A Comparison of 2.0% chlorhexidine gluconate and 5,25% sodium hypochlorite as antimicrobial endodontic irrigants

By Jeansonne M and White R

Date: 07/1996
Journal: JOE


Purpose: to compare the antimicrobial efficacy of 2.0% chlorhexidine and sodium hypochlorite as root canal irrigants.

N= 62 freshly extracted teeth. 


•The surface of the extracted teeth were disinfected and access cavities prepared, the pulp was removed.

•the teeth were divided into three groups according to the irrigant used (2.0% chlorhexidine, 5.25% sodium hypochlorite and saline). the root canal system was instrumented using step-back technique. then the canals were filled with thioglycollate broth. 

•The thioglycollate was cultured (post-irrigant culture).

•to evaluate substantivity, the canals were refilled with thioglycollate and incubated, then samples were obtained by paper points. (substantivity culture).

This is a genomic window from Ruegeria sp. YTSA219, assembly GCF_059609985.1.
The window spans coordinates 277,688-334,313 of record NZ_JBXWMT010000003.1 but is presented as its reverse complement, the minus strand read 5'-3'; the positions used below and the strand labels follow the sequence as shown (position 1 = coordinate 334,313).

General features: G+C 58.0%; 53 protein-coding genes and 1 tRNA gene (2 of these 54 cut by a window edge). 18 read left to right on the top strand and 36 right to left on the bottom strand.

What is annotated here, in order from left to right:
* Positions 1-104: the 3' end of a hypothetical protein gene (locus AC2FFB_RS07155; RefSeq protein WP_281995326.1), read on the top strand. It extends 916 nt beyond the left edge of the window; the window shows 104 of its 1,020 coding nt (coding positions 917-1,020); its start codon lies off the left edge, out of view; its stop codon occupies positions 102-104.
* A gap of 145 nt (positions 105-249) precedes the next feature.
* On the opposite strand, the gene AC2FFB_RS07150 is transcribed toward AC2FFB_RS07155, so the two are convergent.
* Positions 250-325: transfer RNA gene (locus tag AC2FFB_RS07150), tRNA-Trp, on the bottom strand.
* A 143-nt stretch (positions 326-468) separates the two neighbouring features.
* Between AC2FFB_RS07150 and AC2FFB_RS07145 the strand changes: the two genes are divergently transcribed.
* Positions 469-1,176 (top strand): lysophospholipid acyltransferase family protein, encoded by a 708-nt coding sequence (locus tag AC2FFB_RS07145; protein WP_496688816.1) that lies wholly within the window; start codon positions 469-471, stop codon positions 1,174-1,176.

Most highlighted Results:  

•both chlorhexidine and sodium hypochlorite significantly reduced the number of post irrigant positive cultures compared with saline.

•In both post irrigant and substantivity cultures, there was no significant difference in the reduction of the number of positive cultures between chlorhexidine and sodium hypochlorite.

Clinical significance: 

•2% chlorhexidine is as effective as sodium hypochlorite as an antimicrobial endodontic irrigant with less toxicity. However it lacks tissue dissolving ability. 

•NaOCL remains the irrigant of choice and chlorhexidine can be used as an alternative irrigant for patients allergic to NaOCL or with very patent apices.